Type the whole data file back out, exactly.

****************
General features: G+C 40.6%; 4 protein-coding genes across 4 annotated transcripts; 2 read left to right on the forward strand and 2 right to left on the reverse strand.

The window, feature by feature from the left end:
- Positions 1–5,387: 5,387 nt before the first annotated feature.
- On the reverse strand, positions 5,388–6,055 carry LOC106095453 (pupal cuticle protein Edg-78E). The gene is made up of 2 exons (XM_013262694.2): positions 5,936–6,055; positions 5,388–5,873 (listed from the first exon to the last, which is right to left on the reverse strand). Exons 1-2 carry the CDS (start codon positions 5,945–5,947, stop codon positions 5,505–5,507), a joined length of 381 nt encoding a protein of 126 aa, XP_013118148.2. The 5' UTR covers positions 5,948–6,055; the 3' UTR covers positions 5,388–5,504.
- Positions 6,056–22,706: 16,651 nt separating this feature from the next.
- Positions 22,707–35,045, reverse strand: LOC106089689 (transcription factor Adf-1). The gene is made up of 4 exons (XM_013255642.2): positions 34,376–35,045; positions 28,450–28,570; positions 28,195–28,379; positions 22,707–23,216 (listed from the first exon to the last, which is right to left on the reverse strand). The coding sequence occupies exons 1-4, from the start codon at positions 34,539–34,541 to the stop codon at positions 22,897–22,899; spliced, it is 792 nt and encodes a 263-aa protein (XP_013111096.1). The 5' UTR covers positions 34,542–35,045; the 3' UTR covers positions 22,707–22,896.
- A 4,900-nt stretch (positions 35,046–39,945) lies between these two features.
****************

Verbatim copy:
General features: G+C 40.6%; 4 protein-coding genes across 4 annotated transcripts; 2 read left to right on the forward strand and 2 right to left on the reverse strand.

The window, feature by feature from the left end:
- Positions 1–5,387: 5,387 nt before the first annotated feature.
- On the reverse strand, positions 5,388–6,055 carry LOC106095453 (pupal cuticle protein Edg-78E). The gene is made up of 2 exons (XM_013262694.2): positions 5,936–6,055; positions 5,388–5,873 (listed from the first exon to the last, which is right to left on the reverse strand). Exons 1-2 carry the CDS (start codon positions 5,945–5,947, stop codon positions 5,505–5,507), a joined length of 381 nt encoding a protein of 126 aa, XP_013118148.2. The 5' UTR covers positions 5,948–6,055; the 3' UTR covers positions 5,388–5,504.
- Positions 6,056–22,706: 16,651 nt separating this feature from the next.
- Positions 22,707–35,045, reverse strand: LOC106089689 (transcription factor Adf-1). The gene is made up of 4 exons (XM_013255642.2): positions 34,376–35,045; positions 28,450–28,570; positions 28,195–28,379; positions 22,707–23,216 (listed from the first exon to the last, which is right to left on the reverse strand). The coding sequence occupies exons 1-4, from the start codon at positions 34,539–34,541 to the stop codon at positions 22,897–22,899; spliced, it is 792 nt and encodes a 263-aa protein (XP_013111096.1). The 5' UTR covers positions 34,542–35,045; the 3' UTR covers positions 22,707–22,896.
- A 4,900-nt stretch (positions 35,046–39,945) lies between these two features.